HUGE blocks of completely clear ice.
Once these giant blocks of crystal clear ice are formed, they are carved down into cubes that fit inside your favorite cocktail glass. (And we're not using serrated kitchen knives either: these giant blocks of ice require some serious power equipment!)
Our cubes can be personalized with stamps featuring a bar or restaurant logo or even infused with edible flowers, edible gold flakes, and other personalized touches for a wedding or other special event.
How Do Bartenders Make Clear Ice?
Want to know an industry secret? Your bartender isn't making clear ice behind the bar of your favorite restaurant, nightclub, or speakeasy.
Now that you know what's involved in creating a perfectly clear ice cube, you can understand how your favorite bartender wouldn't have the time to go through all of the required steps to DIY a clear ice cube.
And most bars, hotels, and restaurants don't have the room to house a commercial-sized ice maker, or the power tools required to turn a six-foot-long block of ice into glass-sized cubes.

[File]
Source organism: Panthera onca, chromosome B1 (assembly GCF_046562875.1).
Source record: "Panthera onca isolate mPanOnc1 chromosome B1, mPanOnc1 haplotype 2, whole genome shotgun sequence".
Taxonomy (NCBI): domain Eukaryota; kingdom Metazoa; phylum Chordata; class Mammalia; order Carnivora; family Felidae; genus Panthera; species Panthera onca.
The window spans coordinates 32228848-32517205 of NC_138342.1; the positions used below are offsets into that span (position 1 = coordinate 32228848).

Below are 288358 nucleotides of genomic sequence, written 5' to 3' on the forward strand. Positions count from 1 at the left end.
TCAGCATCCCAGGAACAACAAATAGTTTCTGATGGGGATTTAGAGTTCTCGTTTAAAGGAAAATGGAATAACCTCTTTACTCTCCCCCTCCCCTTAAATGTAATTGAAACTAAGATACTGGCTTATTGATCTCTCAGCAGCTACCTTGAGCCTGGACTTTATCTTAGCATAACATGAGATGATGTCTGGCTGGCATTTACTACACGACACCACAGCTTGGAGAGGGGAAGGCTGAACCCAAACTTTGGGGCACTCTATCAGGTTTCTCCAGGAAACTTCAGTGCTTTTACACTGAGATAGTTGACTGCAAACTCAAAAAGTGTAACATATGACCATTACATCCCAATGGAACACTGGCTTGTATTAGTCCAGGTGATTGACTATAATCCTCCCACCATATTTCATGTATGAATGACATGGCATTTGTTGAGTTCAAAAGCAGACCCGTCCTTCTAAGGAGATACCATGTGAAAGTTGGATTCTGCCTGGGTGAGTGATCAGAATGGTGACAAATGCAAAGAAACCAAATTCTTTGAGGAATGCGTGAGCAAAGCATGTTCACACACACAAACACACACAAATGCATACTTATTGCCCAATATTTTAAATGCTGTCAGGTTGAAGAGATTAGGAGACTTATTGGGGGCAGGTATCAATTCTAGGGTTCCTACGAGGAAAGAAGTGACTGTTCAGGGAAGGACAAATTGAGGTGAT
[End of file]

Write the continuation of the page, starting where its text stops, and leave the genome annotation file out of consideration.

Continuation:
Which is why most bars and restaurants order their clear ice cubes from commercial ice vendors like Block Ice.
Where To Find Clear Ice For Your Home Bar
You don't have to be a commercial establishment to have clear ice for your home bar. And you definitely don't need to turn your kitchen into a mess doing DIY experiments, either.
You can get the exact same Block Ice cubes used by your favorite Northern CA restaurants and bars by grabbing a bag of clear ice from a Sacramento-area Nugget Market near you.
There's your dose of science for the day. If you read this far, pour yourself another cocktail and celebrate.
And don't forget the ice!